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Foo Jie Ying and Linette Heng
The New Paper
Tuesday, Jun 7, 2016
On most days, Mr Png Lye Heng goes about his daily task without anyone taking notice, clearing tables at the food court at Jem shopping mall.
But last Friday, the cleaner, who is deaf, suddenly found himself in the spotlight after news of him being verbally abused by a patron at the food court went viral online.
The patron was Ms Alice Fong, a 37-year-old executive who was at the food court with her husband, and Mr Png became a victim of her tongue-lashing after he accidentally cleared her tray at her table despite her not wanting it cleared.
But days after the incident, the 64-year-old just wants to avoid the media glare, keep a low profile and move on, especially since Ms Fong has apologised, even though she insisted it wasn't entirely her fault, saying she was sick, and Mr Png had no tag to say he was disabled.
Initially reticent about the brouhaha for fear of more conflict, Mr Png finally relented and told The New Paper: "I'm fine with (the incident). I've let it go already."
Then he broke into a toothy grin.
Through a deaf student versed in sign language, TNP communicated with Mr Png yesterday while he went about clearing bowls and plates. Mr Png, affectionately known as "Ah Heng" to colleagues, said he has been working as a part-time cleaner at the Jem food court for about a year.
Every day, except on Saturdays, he works from morning till 5pm. Then he goes home.
The bachelor lives with his sister and mother.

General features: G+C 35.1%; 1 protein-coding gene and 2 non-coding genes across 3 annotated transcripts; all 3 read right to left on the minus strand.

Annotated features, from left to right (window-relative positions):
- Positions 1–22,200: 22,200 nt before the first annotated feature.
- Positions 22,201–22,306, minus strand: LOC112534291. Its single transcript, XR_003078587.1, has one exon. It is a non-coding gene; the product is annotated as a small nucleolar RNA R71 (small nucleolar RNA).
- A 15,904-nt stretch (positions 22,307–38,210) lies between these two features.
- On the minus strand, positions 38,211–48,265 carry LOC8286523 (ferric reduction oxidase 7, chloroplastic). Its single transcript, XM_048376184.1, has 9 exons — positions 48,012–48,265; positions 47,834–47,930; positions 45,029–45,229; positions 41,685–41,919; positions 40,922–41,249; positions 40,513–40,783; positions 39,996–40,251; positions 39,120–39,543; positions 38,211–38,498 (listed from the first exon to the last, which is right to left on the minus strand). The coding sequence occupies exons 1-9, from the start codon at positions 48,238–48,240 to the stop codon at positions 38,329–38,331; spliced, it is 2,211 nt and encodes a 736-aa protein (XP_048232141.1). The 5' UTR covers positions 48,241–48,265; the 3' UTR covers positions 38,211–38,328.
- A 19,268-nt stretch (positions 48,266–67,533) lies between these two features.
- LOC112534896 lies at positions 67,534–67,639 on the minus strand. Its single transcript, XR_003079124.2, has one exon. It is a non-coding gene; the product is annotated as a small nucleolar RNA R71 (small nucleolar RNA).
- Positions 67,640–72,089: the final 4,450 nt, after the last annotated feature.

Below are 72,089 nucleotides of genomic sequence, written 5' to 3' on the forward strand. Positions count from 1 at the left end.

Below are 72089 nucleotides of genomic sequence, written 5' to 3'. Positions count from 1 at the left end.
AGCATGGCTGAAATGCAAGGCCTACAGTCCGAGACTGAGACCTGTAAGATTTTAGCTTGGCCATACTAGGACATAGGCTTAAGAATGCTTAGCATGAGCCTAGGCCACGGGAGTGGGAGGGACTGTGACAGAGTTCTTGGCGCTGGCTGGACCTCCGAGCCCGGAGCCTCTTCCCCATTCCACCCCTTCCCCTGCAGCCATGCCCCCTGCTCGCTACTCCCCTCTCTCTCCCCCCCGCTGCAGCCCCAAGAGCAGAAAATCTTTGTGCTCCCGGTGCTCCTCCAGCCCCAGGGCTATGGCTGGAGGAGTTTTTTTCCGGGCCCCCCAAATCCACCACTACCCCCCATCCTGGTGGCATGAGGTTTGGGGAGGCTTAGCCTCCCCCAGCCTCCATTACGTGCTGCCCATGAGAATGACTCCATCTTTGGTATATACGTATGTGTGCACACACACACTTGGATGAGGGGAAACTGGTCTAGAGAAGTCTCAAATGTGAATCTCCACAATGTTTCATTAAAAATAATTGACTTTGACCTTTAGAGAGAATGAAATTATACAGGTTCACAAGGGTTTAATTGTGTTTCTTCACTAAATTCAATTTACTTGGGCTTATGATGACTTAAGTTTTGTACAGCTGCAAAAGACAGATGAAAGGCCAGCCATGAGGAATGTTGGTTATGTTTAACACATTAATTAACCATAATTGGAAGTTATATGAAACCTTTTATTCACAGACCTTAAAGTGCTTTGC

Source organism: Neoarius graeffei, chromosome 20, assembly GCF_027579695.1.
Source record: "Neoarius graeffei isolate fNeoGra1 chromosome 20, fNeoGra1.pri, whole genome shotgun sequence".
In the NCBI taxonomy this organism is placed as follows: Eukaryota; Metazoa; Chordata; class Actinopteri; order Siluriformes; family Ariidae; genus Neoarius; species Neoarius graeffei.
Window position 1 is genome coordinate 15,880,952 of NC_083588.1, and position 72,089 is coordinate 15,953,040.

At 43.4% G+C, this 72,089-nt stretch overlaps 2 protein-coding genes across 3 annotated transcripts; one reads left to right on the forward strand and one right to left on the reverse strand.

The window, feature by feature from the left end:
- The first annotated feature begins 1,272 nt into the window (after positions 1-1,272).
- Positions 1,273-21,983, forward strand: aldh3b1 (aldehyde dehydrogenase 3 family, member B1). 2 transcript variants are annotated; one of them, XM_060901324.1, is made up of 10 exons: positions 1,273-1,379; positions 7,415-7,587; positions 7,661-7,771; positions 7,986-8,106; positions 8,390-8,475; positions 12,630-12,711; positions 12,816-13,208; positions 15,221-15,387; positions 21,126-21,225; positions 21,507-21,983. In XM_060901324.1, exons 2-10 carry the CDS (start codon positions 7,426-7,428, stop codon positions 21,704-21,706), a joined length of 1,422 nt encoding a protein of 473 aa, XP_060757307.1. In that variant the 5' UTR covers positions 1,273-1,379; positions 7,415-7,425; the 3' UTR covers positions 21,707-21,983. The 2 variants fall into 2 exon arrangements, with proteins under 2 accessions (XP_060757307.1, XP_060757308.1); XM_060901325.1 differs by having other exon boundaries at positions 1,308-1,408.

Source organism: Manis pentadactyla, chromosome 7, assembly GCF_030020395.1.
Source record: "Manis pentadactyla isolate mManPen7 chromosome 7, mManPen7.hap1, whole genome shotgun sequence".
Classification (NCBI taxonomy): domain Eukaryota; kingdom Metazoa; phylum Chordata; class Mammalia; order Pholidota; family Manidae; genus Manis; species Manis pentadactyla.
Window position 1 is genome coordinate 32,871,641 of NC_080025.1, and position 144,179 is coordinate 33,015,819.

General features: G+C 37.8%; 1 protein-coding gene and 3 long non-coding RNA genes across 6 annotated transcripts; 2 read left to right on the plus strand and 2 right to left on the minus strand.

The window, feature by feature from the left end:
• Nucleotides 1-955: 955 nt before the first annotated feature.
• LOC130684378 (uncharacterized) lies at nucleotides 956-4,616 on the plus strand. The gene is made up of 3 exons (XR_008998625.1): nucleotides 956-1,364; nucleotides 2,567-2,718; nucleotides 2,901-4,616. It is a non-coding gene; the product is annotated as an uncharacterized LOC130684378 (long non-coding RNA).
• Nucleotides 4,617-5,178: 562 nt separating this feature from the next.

Misunderstandings like the one he had with Ms Fong last Friday are not new, he conceded.
But he declined to elaborate, shaking his head and waving his hand in between gesturing to TNP that he prefers to keep mum about the misunderstandings.
Mr Png works in an environment where not everyone understands his disability.
As TNP followed him to the back of the food court where dishes are washed, a fellow worker raised his voice at Mr Png, who was blocking the way in the cramped corridor.
He could not hear his colleague and did not budge.
Given the invisibility of disabilities like deafness, some, like Ms Fong, have argued that workers like Mr Png should wear a tag that indicates their disability.
But those who work closely with the disabled pointed out that the tag may become a label that leads to stigma.
Mr Png himself refused to wear a tag that indicates his deafness, said his manager who wanted to be known only as Steven, 51.
The cleaner does not seem to let his disability get in the way of his job.
He walks with a limp, but his gait does not stop him from walking from table to table, clearing bowls and plates in sight.
He may not be able to speak or hear, but he continues to exchange a smile or banter with some of the stall holders, who smile back.
Steven said he was initially worried that Mr Png would be so affected by the incident that he would not return to work.
Patrons have recognised and gestured at the cleaner, he said.
But when Mr Png greeted Steven and proceeded to work on Sunday morning, the cleaning company manager heaved a sigh of relief.
"As long as he doesn't feel hurt... I have no intention to replace him as I feel he's still an innocent party. I feel that he's a nice guy. He still does what he's supposed to," said the manager.
He added that while he has heard rumours of Mr Png wanting to quit, the cleaner has never approached him about it.
"If he really wanted to resign, he could have told me. He's a hardworking chap... I hope he will stay back and help me," he said.
Focus on woman's behaviour: Deaf hawker
When deaf hawker Peter Goh heard about the viral news of a woman hurling insults at a deaf cleaner at the food court at Jem shopping mall, he was curious and wanted to know why the man was scolded.
His son Joshua, a copywriter, told The New Paper: "He thought the focus should be on the woman's ungracious behaviour, instead of the deaf cleaner."